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Forums : NELSAP Discussion : NELSAP Discussion
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Interesting/Surprising Trails at Lost Ski Areas

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nelsap
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Posted: Nov 24, 2010 - 9:06 PM GMT
Edited: Nov 24, 2010 - 9:07 PM GMT

We have talked about some variations of this theme before, but lets start a list of the more interesting or surprising trails/slopes at lost areas. These are trails that you wouldn't necessarily expect to find at a smaller or lost area.

For instance, the original Glade trail at Powder Ridge, CT had widely spaced trees, top to bottom skiing, and snowmaking. This is similar to Murphy's Glade at Sugarbush or the Ragged Glades trail at Ragged.

The trail is all the way to the right, and ended in the Chute Trail.

Jeremy
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Jeremy Davis
newman
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Posted: Nov 24, 2010 - 9:56 PM GMT
Edited: Nov 24, 2010 - 10:03 PM GMT

Outer Limits at Cortina Valley. The summit chair liftline. Only on the map the last few years. Steep, narrow, towers, natural snow, and cliff drops. Nasty. Not what you would expect for a little place like that was. The main expert slope there, Cliffhanger, was also very steep.
Dry Brook at Highmount. A neat suprise even for a old time set up like Highmount. I know, Im in NY, the other New England.
sledhaulingmedic
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Posted: Nov 25, 2010 - 3:54 AM GMT

The Chute at Blue Hills, or maybe more so, the glades between "Patriot Path and the Chute even newer (not to be confused with "The New" Blue Hills)

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sully
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Posted: Nov 25, 2010 - 4:01 PM GMT

The Chute is an awesome trail. We opened it up last year for the first time in a LONGGGGGGGG time. It's almost the classic New England trail, it's skinny, relies a lot, but not entirely on natural snow, and it has a cool little turny twisty section connecting to Lower Chute. Definetly not something you would expect from little Blue Hills.

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vermonter
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Posted: Nov 25, 2010 - 9:23 PM GMT

My favorite is Flying Dutchman at Haystack Vermont. Nice and twisty with some steep parts. Also like dutchman at haystack.


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sledhaulingmedic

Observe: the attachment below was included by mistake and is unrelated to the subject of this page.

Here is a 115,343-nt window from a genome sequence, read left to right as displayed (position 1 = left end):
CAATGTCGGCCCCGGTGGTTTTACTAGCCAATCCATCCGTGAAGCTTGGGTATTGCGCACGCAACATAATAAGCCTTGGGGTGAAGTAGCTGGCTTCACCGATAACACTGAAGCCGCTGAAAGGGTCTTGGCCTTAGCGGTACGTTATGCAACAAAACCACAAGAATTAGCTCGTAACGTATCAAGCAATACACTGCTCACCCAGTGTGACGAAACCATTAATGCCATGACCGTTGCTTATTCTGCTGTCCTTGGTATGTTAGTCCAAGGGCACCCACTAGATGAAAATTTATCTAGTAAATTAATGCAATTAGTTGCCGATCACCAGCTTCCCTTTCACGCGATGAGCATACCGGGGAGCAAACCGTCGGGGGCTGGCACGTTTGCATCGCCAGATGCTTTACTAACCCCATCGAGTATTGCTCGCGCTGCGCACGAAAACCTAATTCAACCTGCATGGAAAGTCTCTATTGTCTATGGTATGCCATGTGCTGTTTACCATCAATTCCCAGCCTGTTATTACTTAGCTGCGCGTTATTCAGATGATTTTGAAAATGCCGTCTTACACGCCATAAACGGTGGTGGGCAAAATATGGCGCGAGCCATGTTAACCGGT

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Posted: Nov 26, 2010 - 2:30 AM GMT

Quote:
The Chute is an awesome trail. We opened it up last year for the first time in a LONGGGGGGGG time. It's almost the classic New England trail, it's skinny, relies a lot, but not entirely on natural snow, and it has a cool little turny twisty section connecting to Lower Chute. Definetly not something you would expect from little Blue Hills.


It's a gem, as is the glades to skiers' right. I had a few times over the years there that there was enough snow to ski the drop when you go straight at the corner and drop down onto the work road. Good times!

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teachski
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Posted: Nov 26, 2010 - 7:33 PM GMT
Edited: Nov 26, 2010 - 7:34 PM GMT

Am I reading this wrong? The title of the thread says "Interesting/Surprising Trails at Lost Ski Areas"


I was!

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joshua segal
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Posted: Nov 26, 2010 - 10:03 PM GMT

One of my favorite runs at Temple Mountain was called Zip. It was not on Temple Mountain's property and was never "officially open" or maintained. And yet, in a pre-glades era it was this windy-narrow thing that was a lot of fun. It was on the east side accessible about a quarter of the way down Maki.

I can't say that I am an active explorer or skier of NELSAP areas. As such, I have no idea if Zip is still negotiable

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Joshua Segal
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Posted: Nov 27, 2010 - 11:48 PM GMT
Edited: Nov 28, 2010 - 4:00 AM GMT

I skied Enchanted Mountain, ME just once about 1971; wish I could remember that day better. The trails were lovely and the snow conditions were perfect that day. I can vaguely remember two trails. One was the novice trail at skiers' left, which might have been called "Fawn" and was emphasized in their advertising. It was very nice and the rest of my party skied it all day. I also remember the one on skiers' right, a sinuous expert trail. Only the middle part was steep, a challenge to me but I was very pleased with how I handled it - of course it was groomed like satin! I was the only person to go down it that day.

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